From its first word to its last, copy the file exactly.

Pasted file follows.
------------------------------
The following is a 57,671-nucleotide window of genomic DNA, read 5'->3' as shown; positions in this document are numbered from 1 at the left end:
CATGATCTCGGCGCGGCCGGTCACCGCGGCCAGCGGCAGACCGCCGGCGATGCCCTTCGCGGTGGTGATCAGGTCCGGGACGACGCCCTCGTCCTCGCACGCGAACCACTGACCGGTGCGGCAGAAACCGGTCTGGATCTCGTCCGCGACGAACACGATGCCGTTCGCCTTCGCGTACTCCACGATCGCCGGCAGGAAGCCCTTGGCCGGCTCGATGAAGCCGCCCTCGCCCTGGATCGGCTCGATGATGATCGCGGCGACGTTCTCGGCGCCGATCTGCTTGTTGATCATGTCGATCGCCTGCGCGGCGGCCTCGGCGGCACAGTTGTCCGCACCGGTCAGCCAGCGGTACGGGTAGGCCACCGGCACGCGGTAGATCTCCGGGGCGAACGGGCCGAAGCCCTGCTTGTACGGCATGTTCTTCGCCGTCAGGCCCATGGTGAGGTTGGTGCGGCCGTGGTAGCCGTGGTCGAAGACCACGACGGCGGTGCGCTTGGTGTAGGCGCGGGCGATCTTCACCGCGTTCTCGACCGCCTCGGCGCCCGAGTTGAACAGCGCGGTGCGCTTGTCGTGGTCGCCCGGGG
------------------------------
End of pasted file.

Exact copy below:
The following is a 57,671-nucleotide window of genomic DNA, read 5'->3' as shown; positions in this document are numbered from 1 at the left end:
CATGATCTCGGCGCGGCCGGTCACCGCGGCCAGCGGCAGACCGCCGGCGATGCCCTTCGCGGTGGTGATCAGGTCCGGGACGACGCCCTCGTCCTCGCACGCGAACCACTGACCGGTGCGGCAGAAACCGGTCTGGATCTCGTCCGCGACGAACACGATGCCGTTCGCCTTCGCGTACTCCACGATCGCCGGCAGGAAGCCCTTGGCCGGCTCGATGAAGCCGCCCTCGCCCTGGATCGGCTCGATGATGATCGCGGCGACGTTCTCGGCGCCGATCTGCTTGTTGATCATGTCGATCGCCTGCGCGGCGGCCTCGGCGGCACAGTTGTCCGCACCGGTCAGCCAGCGGTACGGGTAGGCCACCGGCACGCGGTAGATCTCCGGGGCGAACGGGCCGAAGCCCTGCTTGTACGGCATGTTCTTCGCCGTCAGGCCCATGGTGAGGTTGGTGCGGCCGTGGTAGCCGTGGTCGAAGACCACGACGGCGGTGCGCTTGGTGTAGGCGCGGGCGATCTTCACCGCGTTCTCGACCGCCTCGGCGCCCGAGTTGAACAGCGCGGTGCGCTTGTCGTGGTCGCCCGGGG